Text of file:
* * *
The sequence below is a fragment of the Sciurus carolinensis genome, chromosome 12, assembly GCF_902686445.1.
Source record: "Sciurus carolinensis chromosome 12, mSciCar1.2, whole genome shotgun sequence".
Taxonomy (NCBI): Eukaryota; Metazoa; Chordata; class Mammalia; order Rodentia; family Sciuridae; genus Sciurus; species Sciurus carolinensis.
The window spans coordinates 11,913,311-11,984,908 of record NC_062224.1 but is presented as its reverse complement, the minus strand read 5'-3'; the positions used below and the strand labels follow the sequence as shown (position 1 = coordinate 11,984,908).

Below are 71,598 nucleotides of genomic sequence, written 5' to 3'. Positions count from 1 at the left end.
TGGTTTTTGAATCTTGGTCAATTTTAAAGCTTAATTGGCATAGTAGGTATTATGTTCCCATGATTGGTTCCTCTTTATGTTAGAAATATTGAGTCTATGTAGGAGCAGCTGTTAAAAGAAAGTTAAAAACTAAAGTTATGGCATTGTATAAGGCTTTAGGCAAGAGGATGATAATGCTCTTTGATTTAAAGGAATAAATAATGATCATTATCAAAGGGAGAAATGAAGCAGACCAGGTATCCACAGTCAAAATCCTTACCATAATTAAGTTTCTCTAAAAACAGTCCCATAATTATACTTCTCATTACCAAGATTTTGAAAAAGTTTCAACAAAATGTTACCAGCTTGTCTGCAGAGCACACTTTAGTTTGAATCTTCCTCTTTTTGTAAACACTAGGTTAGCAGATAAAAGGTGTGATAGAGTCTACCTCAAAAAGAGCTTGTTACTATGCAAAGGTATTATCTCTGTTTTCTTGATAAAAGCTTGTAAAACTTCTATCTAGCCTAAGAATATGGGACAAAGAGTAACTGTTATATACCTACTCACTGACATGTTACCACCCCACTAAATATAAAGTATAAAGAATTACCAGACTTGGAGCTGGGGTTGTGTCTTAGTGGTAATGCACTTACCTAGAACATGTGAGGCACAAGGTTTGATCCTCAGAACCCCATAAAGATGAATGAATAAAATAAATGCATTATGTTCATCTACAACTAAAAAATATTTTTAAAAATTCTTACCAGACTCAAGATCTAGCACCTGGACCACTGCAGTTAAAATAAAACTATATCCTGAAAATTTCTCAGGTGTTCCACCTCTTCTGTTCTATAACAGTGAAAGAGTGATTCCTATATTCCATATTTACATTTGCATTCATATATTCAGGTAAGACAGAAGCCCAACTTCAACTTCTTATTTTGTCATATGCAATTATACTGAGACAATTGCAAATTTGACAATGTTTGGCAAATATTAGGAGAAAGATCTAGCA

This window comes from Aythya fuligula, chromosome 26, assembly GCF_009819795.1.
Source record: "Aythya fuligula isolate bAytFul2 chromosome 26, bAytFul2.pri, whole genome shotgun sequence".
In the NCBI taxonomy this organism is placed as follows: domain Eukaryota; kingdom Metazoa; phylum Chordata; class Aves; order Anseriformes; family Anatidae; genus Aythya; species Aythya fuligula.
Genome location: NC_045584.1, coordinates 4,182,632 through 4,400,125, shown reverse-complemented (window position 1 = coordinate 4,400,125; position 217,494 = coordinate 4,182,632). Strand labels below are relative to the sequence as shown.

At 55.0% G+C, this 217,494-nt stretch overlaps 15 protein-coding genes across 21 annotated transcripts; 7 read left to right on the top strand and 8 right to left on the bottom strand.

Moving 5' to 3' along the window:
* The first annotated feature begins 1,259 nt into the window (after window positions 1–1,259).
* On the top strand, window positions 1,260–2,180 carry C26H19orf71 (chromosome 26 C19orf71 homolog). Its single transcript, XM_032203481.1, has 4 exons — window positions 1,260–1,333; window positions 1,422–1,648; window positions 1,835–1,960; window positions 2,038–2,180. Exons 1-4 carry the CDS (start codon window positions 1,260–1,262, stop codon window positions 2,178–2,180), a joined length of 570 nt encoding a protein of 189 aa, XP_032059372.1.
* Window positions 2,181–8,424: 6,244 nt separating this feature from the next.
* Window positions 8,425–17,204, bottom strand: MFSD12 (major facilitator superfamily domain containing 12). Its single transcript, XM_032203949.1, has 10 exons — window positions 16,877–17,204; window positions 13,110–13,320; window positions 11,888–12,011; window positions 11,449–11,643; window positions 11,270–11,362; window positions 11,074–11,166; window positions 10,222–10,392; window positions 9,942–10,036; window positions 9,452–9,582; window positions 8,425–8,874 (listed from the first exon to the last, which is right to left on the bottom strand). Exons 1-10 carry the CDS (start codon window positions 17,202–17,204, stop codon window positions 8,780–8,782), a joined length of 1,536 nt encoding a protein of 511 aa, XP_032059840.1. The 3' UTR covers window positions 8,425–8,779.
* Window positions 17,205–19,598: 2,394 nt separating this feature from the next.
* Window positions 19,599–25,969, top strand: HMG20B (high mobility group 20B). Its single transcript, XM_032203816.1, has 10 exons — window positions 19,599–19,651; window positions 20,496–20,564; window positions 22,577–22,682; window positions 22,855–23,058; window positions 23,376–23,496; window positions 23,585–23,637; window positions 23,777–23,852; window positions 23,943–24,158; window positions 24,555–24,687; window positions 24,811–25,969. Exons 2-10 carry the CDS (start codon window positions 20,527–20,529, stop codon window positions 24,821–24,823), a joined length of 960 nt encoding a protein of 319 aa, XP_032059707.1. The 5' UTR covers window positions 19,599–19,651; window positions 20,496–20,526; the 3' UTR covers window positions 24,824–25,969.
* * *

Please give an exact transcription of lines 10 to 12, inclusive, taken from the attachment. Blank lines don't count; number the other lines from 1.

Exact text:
Genome location: NC_045584.1, coordinates 4,182,632 through 4,400,125, shown reverse-complemented (window position 1 = coordinate 4,400,125; position 217,494 = coordinate 4,182,632). Strand labels below are relative to the sequence as shown.

At 55.0% G+C, this 217,494-nt stretch overlaps 15 protein-coding genes across 21 annotated transcripts; 7 read left to right on the top strand and 8 right to left on the bottom strand.

Moving 5' to 3' along the window: